It’s April, 1945. Ordered by Hitler, the SS troops have set up a “fanatical resistance,” forcing civilians, including children, into battle. “The war will end soon,” says tank commander Sgt. Don “Wardaddy” Collier (Brad Pitt), “but before it does, a lot more people got to die.”
Collier knows about people dying. As commander of a 30-ton Sherman tank, dubbed “Fury,” he’s been three years on the move, starting in North Africa, plowing through France and Belgium, and now in Germany. He has returned to base, the only tank in the platoon still serviceable, carrying the body of his assistant gunner.
The dead man’s replacement is Norman (Logan Lerman), a clerk typist who’s been in the Army for all of eight weeks. He’s terrified of everything, including his crewmates: “Bible” Swan (Shia LaBeouf) prays every day, “Gordo” Garcia (Michael Peña) uses humor to disguise his fear, and Grady “Coon-Ass” Travis (Jon Bernthal) is determined to be a jerk to everybody.
Led by Brad Pitt, all the actors turn in stunning performances: weary of war, numb from the pointlessness of it all, but feverishly alive. “Best job I ever had,” the men laugh about their duties in the tank — and sometimes they mean it. “The tank is my home,” Collier admits. He also knows it could be his tomb.
To force Norman to face reality, Collier makes him shoot an unarmed German prisoner who stole a coat from a dead American soldier. No one interferes. The America G.I.s are beyond caring what happens to one German soldier. Morality isn’t ambiguous; it simply doesn’t exist. “We’re not here for right or wrong,” Collier growls at Norman. “We’re here to kill them.”
As if it were a flickering mirage, David Ayer’s film wavers between cynicism and hope, between the best in human beings and what is the most venal. The battleground scenes are huge dioramas of horror — soldiers and civilians dying in the most undignified ways, no warning, no one holding their hand, bodies crushed underneath the grinding tanks, hanging from light posts, buried in bomb rubble. It’s gory, yes, this is war, but it’s not gratuitous — it’s as though all the scenes were taken from Goya’s sketchpad, the awfulness seen for what it is: depictions of evil, not glory.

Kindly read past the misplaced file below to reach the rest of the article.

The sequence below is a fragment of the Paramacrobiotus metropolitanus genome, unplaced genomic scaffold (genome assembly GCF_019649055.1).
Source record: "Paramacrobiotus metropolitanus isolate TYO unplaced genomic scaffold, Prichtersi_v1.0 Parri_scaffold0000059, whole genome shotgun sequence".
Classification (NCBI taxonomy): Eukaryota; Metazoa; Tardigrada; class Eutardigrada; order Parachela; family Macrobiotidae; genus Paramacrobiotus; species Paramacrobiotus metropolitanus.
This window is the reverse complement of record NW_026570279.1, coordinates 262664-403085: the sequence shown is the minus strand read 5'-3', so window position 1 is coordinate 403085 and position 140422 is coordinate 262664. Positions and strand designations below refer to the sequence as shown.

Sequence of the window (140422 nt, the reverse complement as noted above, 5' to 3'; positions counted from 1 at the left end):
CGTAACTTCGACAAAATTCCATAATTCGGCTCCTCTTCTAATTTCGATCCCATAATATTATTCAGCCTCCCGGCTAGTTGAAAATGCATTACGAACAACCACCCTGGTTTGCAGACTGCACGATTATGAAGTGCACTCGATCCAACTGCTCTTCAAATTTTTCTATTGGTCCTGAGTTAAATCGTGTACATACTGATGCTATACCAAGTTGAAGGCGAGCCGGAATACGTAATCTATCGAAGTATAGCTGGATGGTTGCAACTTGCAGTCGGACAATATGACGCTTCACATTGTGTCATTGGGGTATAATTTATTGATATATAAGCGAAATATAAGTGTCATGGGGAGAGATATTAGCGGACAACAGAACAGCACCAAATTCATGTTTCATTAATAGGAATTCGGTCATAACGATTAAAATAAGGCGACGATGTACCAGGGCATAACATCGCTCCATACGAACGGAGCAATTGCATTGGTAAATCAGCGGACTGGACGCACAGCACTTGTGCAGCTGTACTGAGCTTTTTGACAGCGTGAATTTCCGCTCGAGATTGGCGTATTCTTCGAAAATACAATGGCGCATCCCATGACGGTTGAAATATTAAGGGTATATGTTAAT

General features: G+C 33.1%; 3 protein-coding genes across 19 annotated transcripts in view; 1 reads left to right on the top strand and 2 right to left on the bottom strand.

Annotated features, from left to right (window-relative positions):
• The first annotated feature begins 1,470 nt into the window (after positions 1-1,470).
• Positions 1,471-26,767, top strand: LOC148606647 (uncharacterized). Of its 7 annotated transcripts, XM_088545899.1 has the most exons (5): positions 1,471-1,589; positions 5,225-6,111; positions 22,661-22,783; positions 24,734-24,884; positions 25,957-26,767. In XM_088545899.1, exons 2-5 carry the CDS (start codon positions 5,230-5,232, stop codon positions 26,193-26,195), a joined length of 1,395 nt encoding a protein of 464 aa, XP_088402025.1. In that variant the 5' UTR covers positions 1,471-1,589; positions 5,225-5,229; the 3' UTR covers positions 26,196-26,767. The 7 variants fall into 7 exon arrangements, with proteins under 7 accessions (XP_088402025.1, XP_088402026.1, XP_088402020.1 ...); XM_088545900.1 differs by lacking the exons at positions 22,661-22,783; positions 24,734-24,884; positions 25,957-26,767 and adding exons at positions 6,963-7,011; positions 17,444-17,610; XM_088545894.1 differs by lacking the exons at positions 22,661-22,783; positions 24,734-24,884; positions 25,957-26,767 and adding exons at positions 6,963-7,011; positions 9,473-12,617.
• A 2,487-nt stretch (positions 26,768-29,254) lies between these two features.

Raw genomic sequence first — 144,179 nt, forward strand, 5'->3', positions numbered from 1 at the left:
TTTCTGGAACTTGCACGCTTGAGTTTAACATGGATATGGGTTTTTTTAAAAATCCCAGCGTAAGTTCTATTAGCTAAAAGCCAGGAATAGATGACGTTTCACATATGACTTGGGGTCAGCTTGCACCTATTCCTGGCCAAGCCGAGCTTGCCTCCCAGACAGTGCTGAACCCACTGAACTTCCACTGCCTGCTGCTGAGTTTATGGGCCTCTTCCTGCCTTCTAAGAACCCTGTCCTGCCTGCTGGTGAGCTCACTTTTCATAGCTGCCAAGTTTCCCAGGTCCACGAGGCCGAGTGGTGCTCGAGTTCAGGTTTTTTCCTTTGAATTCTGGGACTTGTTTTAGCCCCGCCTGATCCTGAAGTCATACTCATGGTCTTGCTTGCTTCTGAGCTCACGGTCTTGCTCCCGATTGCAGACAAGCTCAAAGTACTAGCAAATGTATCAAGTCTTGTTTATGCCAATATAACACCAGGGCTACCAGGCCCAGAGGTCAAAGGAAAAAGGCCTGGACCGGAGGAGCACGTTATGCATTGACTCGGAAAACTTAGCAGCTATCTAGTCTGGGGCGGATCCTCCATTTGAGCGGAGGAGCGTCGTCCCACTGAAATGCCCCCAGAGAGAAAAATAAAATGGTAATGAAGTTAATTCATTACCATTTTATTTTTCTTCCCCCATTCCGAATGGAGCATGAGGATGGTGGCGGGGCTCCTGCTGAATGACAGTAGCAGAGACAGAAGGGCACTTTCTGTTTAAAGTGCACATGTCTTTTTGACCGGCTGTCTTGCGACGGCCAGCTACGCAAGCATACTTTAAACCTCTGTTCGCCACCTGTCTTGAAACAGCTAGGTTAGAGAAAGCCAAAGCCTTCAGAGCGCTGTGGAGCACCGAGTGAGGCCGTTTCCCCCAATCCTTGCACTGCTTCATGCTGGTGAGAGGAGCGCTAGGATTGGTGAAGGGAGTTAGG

When the troops invade a town, Collier and Norman rush into an apartment looking for snipers — and instead they find two frightened women (Anamaria Marinca and Alicia von Rittberg). In these homey quarters, the men seek reminders that they used to be men who loved music and meals served on china plates. It’s a pitifully exquisite scene, one you won’t forget for a long time.
The tank crew is given one last mission — to plunge further into enemy territory and hold an important crossroads. Swan seeks guidance from the Bible. Its pages fall open to Isaiah. “Also I heard the voice of the Lord, saying, ‘Whom shall I send, and who will go for us?'” Swan reads. “Then said I, Here am I; send me …” One by one, the men agree to stay and fight.
Some negative reviews of Fury have accused it of a kind of jingoism. I find that baffling. Fury isn’t a political statement; it’s a movie. It’s an American war movie. American soldiers are the heroes because they are brave, not because they are virtuous. The SS troops are the bad guys, even though one of them does an extraordinarily good thing. Civilians, particularly women and children, are neither good nor bad: They’re the collateral damage who will suffer no matter who is the victor.
On April 12, 1945, U.S. President Franklin D. Roosevelt died, succeeded by Harry S. Truman. On April 28, Italian partisans executed Benito Mussolini. Two days later, while the Battle of Berlin raged above him, Adolf Hitler committed suicide in his underground bunker. Thousands of soldiers and civilians were killed in those last days.
Peace in Europe was declared in early May. Then the war in the Pacific escalated.